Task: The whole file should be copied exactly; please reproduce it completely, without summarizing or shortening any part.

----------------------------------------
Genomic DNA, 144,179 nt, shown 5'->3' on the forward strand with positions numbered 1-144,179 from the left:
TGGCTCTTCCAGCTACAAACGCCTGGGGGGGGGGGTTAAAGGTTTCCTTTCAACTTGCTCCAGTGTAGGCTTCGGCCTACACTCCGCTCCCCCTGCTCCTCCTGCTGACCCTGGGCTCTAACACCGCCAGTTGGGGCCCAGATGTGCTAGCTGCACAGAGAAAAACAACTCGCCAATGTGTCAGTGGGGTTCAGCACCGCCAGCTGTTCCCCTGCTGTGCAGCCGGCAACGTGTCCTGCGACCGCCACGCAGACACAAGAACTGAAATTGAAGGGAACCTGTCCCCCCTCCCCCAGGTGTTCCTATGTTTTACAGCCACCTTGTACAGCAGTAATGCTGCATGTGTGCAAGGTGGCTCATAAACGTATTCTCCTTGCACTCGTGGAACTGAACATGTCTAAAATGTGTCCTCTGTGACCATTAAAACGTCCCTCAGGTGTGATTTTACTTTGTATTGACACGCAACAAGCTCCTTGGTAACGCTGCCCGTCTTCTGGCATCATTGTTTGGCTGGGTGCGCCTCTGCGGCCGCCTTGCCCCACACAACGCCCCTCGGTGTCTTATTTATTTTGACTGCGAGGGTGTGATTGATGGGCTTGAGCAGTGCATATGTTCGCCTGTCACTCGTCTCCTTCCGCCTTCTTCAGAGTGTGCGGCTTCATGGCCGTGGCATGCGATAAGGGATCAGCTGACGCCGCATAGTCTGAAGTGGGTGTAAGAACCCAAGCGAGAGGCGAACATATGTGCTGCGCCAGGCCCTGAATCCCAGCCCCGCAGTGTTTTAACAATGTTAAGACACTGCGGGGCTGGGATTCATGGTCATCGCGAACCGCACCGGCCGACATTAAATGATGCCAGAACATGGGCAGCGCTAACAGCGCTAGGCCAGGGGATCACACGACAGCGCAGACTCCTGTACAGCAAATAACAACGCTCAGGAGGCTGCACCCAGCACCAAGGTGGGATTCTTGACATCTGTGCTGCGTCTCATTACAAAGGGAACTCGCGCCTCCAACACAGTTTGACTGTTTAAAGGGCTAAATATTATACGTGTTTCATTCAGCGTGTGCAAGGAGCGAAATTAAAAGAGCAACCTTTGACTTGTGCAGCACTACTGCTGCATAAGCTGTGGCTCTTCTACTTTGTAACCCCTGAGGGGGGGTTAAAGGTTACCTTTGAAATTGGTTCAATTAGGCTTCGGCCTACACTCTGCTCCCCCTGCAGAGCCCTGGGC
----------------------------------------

Genomic DNA, 144,179 nt, shown 5'->3' on the forward strand with positions numbered 1-144,179 from the left:
TGGCTCTTCCAGCTACAAACGCCTGGGGGGGGGGGTTAAAGGTTTCCTTTCAACTTGCTCCAGTGTAGGCTTCGGCCTACACTCCGCTCCCCCTGCTCCTCCTGCTGACCCTGGGCTCTAACACCGCCAGTTGGGGCCCAGATGTGCTAGCTGCACAGAGAAAAACAACTCGCCAATGTGTCAGTGGGGTTCAGCACCGCCAGCTGTTCCCCTGCTGTGCAGCCGGCAACGTGTCCTGCGACCGCCACGCAGACACAAGAACTGAAATTGAAGGGAACCTGTCCCCCCTCCCCCAGGTGTTCCTATGTTTTACAGCCACCTTGTACAGCAGTAATGCTGCATGTGTGCAAGGTGGCTCATAAACGTATTCTCCTTGCACTCGTGGAACTGAACATGTCTAAAATGTGTCCTCTGTGACCATTAAAACGTCCCTCAGGTGTGATTTTACTTTGTATTGACACGCAACAAGCTCCTTGGTAACGCTGCCCGTCTTCTGGCATCATTGTTTGGCTGGGTGCGCCTCTGCGGCCGCCTTGCCCCACACAACGCCCCTCGGTGTCTTATTTATTTTGACTGCGAGGGTGTGATTGATGGGCTTGAGCAGTGCATATGTTCGCCTGTCACTCGTCTCCTTCCGCCTTCTTCAGAGTGTGCGGCTTCATGGCCGTGGCATGCGATAAGGGATCAGCTGACGCCGCATAGTCTGAAGTGGGTGTAAGAACCCAAGCGAGAGGCGAACATATGTGCTGCGCCAGGCCCTGAATCCCAGCCCCGCAGTGTTTTAACAATGTTAAGACACTGCGGGGCTGGGATTCATGGTCATCGCGAACCGCACCGGCCGACATTAAATGATGCCAGAACATGGGCAGCGCTAACAGCGCTAGGCCAGGGGATCACACGACAGCGCAGACTCCTGTACAGCAAATAACAACGCTCAGGAGGCTGCACCCAGCACCAAGGTGGGATTCTTGACATCTGTGCTGCGTCTCATTACAAAGGGAACTCGCGCCTCCAACACAGTTTGACTGTTTAAAGGGCTAAATATTATACGTGTTTCATTCAGCGTGTGCAAGGAGCGAAATTAAAAGAGCAACCTTTGACTTGTGCAGCACTACTGCTGCATAAGCTGTGGCTCTTCTACTTTGTAACCCCTGAGGGGGGGTTAAAGGTTACCTTTGAAATTGGTTCAATTAGGCTTCGGCCTACACTCTGCTCCCCCTGCAGAGCCCTGGGC